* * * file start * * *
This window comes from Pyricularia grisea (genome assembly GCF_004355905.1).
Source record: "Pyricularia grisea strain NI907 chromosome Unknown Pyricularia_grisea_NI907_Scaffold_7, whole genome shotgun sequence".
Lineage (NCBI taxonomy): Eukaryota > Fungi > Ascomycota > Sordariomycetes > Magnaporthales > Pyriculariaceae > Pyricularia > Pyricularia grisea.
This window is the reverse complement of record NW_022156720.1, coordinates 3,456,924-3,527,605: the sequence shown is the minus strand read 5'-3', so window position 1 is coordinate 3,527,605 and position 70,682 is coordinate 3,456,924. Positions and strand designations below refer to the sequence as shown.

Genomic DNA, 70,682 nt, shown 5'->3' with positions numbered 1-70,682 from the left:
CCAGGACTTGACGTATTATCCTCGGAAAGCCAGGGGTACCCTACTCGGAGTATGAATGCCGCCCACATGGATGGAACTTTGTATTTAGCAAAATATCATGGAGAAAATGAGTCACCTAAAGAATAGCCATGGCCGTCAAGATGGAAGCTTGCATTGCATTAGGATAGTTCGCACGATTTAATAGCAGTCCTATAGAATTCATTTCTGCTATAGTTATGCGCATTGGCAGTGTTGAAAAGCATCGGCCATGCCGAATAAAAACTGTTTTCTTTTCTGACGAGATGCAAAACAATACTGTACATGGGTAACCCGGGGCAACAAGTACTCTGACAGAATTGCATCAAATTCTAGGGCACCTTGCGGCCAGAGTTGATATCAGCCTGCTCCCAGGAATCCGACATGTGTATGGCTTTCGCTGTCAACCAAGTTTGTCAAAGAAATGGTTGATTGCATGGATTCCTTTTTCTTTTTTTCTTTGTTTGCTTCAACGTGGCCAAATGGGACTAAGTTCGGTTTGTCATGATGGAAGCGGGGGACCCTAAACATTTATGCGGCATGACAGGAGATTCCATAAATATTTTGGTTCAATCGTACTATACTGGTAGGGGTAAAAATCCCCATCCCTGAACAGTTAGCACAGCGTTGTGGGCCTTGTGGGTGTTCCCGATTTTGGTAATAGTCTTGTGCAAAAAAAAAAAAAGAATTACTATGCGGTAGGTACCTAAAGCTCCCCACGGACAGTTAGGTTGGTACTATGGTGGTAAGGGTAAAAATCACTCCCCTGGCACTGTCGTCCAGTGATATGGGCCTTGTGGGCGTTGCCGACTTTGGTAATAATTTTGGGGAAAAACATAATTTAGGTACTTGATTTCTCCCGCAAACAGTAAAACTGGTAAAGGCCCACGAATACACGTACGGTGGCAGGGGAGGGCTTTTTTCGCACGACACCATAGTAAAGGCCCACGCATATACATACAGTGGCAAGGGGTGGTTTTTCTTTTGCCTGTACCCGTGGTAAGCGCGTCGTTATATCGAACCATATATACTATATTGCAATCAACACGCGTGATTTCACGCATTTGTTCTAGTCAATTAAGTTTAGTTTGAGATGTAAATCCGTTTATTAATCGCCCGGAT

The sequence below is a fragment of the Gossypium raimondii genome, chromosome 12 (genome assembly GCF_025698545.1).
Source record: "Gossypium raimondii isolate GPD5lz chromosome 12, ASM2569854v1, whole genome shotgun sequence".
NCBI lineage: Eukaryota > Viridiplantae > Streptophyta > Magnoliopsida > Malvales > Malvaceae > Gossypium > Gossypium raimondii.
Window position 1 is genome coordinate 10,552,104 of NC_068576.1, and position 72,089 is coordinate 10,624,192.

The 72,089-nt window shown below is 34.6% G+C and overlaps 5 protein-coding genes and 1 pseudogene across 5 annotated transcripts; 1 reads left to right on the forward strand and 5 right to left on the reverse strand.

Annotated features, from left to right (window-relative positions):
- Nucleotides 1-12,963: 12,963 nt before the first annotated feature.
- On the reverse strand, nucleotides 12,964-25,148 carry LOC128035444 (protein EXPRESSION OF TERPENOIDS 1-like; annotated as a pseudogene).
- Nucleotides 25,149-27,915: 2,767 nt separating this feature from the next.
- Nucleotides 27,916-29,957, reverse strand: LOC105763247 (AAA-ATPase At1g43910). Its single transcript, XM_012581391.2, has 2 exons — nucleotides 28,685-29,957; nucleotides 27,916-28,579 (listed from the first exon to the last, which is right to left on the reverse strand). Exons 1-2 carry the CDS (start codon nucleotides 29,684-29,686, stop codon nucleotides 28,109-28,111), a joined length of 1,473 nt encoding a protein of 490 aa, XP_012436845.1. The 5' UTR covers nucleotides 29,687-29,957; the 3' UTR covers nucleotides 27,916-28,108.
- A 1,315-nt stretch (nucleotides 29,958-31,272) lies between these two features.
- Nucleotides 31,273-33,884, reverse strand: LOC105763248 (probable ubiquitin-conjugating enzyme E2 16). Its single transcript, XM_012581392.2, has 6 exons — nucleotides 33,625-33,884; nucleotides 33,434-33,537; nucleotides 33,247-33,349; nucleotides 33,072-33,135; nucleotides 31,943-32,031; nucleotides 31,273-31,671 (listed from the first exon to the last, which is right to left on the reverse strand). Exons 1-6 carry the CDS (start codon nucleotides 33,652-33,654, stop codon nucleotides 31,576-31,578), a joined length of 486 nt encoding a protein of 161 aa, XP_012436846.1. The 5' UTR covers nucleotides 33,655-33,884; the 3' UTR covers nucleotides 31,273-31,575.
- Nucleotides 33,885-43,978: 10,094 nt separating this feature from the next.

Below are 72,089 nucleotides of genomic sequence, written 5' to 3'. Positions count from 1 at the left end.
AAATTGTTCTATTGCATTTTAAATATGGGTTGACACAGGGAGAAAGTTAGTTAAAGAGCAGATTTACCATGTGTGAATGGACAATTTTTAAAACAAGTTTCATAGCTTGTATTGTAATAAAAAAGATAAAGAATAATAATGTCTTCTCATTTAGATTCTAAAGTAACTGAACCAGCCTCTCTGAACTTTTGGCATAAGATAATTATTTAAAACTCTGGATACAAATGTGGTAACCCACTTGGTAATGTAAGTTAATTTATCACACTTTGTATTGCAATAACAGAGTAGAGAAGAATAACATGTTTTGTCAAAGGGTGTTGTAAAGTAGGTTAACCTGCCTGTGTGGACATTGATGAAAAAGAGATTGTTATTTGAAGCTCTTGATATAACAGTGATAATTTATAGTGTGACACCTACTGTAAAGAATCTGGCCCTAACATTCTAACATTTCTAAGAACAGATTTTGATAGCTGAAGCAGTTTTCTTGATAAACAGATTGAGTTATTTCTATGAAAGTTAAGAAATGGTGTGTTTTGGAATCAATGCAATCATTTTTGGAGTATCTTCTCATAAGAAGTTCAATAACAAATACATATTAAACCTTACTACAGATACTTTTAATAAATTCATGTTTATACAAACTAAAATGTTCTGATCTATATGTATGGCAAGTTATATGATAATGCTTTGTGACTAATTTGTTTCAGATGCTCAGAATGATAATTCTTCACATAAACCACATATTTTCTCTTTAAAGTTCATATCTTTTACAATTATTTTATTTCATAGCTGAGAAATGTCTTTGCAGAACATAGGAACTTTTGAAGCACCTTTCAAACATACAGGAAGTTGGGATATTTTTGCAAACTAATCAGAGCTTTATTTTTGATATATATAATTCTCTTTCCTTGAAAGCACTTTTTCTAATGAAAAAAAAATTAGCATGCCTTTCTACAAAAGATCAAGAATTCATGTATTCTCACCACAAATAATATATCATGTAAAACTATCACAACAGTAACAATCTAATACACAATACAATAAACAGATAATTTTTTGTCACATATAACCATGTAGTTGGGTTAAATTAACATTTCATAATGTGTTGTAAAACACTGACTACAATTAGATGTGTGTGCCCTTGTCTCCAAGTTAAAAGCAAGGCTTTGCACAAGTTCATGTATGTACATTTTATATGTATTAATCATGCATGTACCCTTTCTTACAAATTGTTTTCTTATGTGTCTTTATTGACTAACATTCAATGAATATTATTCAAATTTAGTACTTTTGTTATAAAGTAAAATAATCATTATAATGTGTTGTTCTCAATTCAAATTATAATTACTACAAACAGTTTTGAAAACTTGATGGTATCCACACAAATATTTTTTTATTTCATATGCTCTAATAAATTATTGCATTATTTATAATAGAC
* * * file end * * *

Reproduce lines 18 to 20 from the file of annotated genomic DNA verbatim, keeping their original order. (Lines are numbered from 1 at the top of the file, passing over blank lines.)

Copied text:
- Nucleotides 31,273-33,884, reverse strand: LOC105763248 (probable ubiquitin-conjugating enzyme E2 16). Its single transcript, XM_012581392.2, has 6 exons — nucleotides 33,625-33,884; nucleotides 33,434-33,537; nucleotides 33,247-33,349; nucleotides 33,072-33,135; nucleotides 31,943-32,031; nucleotides 31,273-31,671 (listed from the first exon to the last, which is right to left on the reverse strand). Exons 1-6 carry the CDS (start codon nucleotides 33,652-33,654, stop codon nucleotides 31,576-31,578), a joined length of 486 nt encoding a protein of 161 aa, XP_012436846.1. The 5' UTR covers nucleotides 33,655-33,884; the 3' UTR covers nucleotides 31,273-31,575.
- Nucleotides 33,885-43,978: 10,094 nt separating this feature from the next.

Below are 72,089 nucleotides of genomic sequence, written 5' to 3'. Positions count from 1 at the left end.